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'Every match is a season-defining one when you're in the black jersey'

By Tom Vinicombe
Head coach Ian Foster of the All Blacks looks on during the 2020 Tri-Nations match between the Australian Wallabies and the New Zealand All Blacks at Suncorp Stadium on November 07, 2020 in Brisbane, Australia. (Photo by Chris Hyde/Getty Images)

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The All Blacks are desperate to bounce back in their final test of the year having suffered a 29-20 defeat against Ireland last weekend – and that means overcoming what will undoubtedly be a passionate French side in Paris on Saturday evening.

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The two nations last squared off in three tests on New Zealand soil in 2018, with the home side comfortably accounting for the tourists and winning the three matches 52-11, 26-13 and 49-14.

A year prior, the All Blacks had travelled to France to play two games, one against the top side and one against a French XV. Both matches again fell the way of New Zealand, with the test side scoring a 20-point victory in Paris.

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The panel of Ross Karl, Bryn Hall and James Parsons run their eyes over all the developments from the past week of rugby.
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The panel of Ross Karl, Bryn Hall and James Parsons run their eyes over all the developments from the past week of rugby.

In fact, you have to go back to 2009 to find the last time Les Blues actually tasted victory against the All Blacks, nabbing an unexpected 27-22 win in Dunedin. The last victory at home, meanwhile, came at the turn of the millennium, with France prevailing 42-33 in Marseilles.

As such, history won’t favour the home side on Saturday night – but that will just add more motivation for a French side who have come on in leaps and bounds over the past three seasons and who invariably be as passionate as ever under the lights of the Stade de France this weekend.

“Understanding the passion that comes with playing the French in Paris is one key thing,” Ian Foster said when asked what two lessons he’d tried to instil in his side this week.

“Just how special it is to play at the Stade de France against a French team that is really building momentum. We do love these big tests and I know it’s the last test of the year but in many ways, it’s a very special one.”

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“And I think that the second thing is just to really make sure we’re sharp mentally. We’ve been in a routine for a long, long time but test matches require us to be really sharp [and] focussed, and I think last week we saw a little bit of a dampening of some of our decision making and this week we’ve got to make sure that we’ve really just got our mind on that 80-minute performance on Saturday.”

Saturday’s clash will mark the All Blacks’ 15th of the season – equalling the record set in 2008 for most tests played in a calendar year.

Five of those fixtures were played at home to kick-start the season while the remaining 10 have been played overseas – and the vast majority of the squad haven’t spent any time in New Zealand since first departing for Australia in late August.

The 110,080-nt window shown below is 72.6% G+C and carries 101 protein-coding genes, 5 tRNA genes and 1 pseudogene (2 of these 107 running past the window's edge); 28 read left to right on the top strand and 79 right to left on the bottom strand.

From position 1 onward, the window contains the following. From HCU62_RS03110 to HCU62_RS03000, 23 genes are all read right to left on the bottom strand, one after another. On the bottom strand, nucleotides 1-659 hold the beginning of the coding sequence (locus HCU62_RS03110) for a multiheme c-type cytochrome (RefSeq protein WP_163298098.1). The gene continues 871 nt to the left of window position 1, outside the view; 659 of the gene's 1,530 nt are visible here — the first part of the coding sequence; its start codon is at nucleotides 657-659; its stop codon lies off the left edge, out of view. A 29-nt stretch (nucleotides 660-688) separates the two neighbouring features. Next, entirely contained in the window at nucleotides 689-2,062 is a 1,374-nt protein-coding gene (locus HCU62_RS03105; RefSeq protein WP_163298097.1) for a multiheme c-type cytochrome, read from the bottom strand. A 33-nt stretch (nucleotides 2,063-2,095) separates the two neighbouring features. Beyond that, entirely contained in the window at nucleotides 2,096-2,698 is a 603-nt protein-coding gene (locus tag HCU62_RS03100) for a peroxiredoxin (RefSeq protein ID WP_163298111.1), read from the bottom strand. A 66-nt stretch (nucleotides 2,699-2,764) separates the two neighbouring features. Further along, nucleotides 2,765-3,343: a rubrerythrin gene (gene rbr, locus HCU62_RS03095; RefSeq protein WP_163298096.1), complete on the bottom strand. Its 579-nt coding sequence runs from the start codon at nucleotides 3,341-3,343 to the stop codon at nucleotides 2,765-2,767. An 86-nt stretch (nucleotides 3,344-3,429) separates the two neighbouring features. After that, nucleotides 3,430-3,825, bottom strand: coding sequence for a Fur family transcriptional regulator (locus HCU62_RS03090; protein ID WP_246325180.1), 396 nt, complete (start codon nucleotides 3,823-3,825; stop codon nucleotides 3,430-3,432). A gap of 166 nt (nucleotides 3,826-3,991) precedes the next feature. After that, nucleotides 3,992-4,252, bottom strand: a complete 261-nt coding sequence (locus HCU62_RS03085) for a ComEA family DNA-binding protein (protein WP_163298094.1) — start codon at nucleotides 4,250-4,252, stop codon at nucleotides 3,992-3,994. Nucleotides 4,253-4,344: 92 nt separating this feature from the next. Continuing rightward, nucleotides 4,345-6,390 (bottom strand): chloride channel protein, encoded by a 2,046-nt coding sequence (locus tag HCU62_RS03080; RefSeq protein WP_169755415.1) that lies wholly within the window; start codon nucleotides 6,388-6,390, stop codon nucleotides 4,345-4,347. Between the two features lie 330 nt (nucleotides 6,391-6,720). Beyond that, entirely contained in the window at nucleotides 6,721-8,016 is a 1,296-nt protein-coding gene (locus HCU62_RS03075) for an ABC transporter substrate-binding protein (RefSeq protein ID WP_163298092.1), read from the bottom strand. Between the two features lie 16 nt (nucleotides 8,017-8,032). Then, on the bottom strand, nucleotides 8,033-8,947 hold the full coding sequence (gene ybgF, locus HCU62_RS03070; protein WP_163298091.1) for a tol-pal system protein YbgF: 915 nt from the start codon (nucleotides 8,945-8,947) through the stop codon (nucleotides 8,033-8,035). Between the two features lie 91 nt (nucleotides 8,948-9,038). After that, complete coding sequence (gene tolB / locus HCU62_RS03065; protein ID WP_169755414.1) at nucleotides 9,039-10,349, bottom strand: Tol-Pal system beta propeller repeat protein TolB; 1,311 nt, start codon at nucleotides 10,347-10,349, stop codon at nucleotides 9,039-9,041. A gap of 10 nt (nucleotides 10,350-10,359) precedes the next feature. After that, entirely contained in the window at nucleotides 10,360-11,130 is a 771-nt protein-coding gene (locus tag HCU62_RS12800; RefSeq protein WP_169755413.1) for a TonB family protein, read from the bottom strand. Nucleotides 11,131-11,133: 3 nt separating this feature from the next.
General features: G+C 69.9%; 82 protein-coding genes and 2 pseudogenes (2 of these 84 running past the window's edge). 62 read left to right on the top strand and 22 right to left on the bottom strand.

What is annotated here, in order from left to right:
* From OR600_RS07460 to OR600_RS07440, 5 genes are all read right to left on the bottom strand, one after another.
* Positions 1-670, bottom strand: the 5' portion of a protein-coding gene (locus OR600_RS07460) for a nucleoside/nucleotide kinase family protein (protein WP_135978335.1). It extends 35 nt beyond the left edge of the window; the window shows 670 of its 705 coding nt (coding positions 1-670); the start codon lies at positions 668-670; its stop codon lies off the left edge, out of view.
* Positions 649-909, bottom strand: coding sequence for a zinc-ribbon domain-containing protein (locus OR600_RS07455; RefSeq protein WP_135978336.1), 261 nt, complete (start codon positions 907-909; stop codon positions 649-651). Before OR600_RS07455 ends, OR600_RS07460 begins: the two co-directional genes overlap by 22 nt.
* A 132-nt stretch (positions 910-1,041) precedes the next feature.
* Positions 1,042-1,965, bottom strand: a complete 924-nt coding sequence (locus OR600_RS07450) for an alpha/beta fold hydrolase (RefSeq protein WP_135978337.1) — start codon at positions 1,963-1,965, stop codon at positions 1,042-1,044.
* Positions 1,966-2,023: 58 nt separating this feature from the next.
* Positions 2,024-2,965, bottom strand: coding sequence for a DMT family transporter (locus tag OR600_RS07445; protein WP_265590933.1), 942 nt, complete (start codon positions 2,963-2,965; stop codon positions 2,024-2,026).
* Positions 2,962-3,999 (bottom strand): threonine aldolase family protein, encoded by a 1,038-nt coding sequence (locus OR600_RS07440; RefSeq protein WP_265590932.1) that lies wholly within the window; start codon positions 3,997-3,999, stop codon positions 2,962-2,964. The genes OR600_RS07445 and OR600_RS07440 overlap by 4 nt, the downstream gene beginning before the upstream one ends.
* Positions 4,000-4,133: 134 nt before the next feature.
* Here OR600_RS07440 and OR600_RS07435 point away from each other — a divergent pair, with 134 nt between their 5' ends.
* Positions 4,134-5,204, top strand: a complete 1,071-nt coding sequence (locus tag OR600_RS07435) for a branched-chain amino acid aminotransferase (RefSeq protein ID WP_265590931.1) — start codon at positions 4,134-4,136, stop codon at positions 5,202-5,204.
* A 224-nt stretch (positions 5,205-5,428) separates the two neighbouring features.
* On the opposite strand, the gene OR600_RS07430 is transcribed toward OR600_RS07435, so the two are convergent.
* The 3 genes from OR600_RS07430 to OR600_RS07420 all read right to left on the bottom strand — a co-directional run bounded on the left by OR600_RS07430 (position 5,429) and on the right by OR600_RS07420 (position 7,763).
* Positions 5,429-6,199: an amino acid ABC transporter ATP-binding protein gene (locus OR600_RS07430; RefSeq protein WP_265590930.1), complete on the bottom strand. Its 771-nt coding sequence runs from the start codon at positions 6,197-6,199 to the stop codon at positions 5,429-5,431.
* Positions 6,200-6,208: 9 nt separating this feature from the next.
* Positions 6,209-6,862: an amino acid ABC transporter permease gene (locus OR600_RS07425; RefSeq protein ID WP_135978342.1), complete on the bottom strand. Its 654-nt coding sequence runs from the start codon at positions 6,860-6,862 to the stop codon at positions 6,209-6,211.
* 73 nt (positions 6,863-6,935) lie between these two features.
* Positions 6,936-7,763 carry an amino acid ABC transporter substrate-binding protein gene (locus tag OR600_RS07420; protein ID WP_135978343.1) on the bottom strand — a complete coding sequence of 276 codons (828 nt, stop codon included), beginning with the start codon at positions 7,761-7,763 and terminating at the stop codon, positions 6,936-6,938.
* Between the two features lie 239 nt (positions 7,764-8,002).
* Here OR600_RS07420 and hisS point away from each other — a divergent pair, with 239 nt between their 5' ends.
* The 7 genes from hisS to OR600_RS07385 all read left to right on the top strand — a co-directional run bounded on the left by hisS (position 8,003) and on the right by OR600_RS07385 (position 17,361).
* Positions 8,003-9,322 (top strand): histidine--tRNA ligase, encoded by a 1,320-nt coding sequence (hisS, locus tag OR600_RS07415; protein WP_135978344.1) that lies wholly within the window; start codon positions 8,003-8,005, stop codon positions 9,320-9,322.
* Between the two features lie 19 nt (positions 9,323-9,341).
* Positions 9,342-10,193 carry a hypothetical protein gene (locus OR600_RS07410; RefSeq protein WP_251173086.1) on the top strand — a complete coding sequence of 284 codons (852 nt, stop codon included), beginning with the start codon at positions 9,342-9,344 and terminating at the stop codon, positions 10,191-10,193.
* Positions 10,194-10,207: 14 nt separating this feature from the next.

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“From when we hopped on the plane, it’s our 10th test in 12 weeks. I wouldn’t call it a slog, I’d certainly call it the longest tour I’ve ever done,” Foster said. “Two lots of five tests in consecutive weeks has been demanding, there’s no doubt about it, but [we] couldn’t be more proud of the way the guys have handled themselves and the different circumstances and hotel-bound and all that sort of stuff.

“[We’re] really pleased with the physical energy that they’re displaying and there’s no doubt that everyone is aware we’re going home soon but you get in the mindset and that mentality to overcome those sort of thoughts and focus on this week [and that’s] been pretty key for us.”

While a 3-point loss to the Springboks in Australia earlier this year put an end to any hopes of a potential unbeaten season, the team were still tracking along relatively successively, tipping over the likes of Fiji, Australia, Argentina and Wales throughout the year without ever truly looking under too much pressure.

Still, the loss to Ireland has seen some suggest that Saturday’s test could be season-defining and that a 12-3 campaign would represent a less than savoury return for Foster’s All Blacks, despite the fact that NZ will end the year with the best winning record of any side in 2021 regardless of what happens in Paris.

Unsurprisingly, Foster sees things differently.

“I don’t necessarily think [it’s season-defining] but I think it’s a special test,” he said. “I think every match is a season-defining one when you’re in the black jersey. We’ve had 14 tests and obviously won 12, lost two, and we’ve got a 15th test come along.

“I think this team has achieved some great things this year. We’ve played some good rugby, we’ve now come into an experience that a number of players haven’t had which is [playing] up in the Northern Hemisphere and we’ve got to maximise our chances here.

“But we’ve also got to really show our learnings from last week and we’ve got to be sharper in how we make decisions and use the opportunities we can get. But if we can do that, I’ll be a pretty satisfied coach at the end of the night.”

Saturday’s match kicks off at the late time of 9pm CET (9am NZT on Sunday morning).

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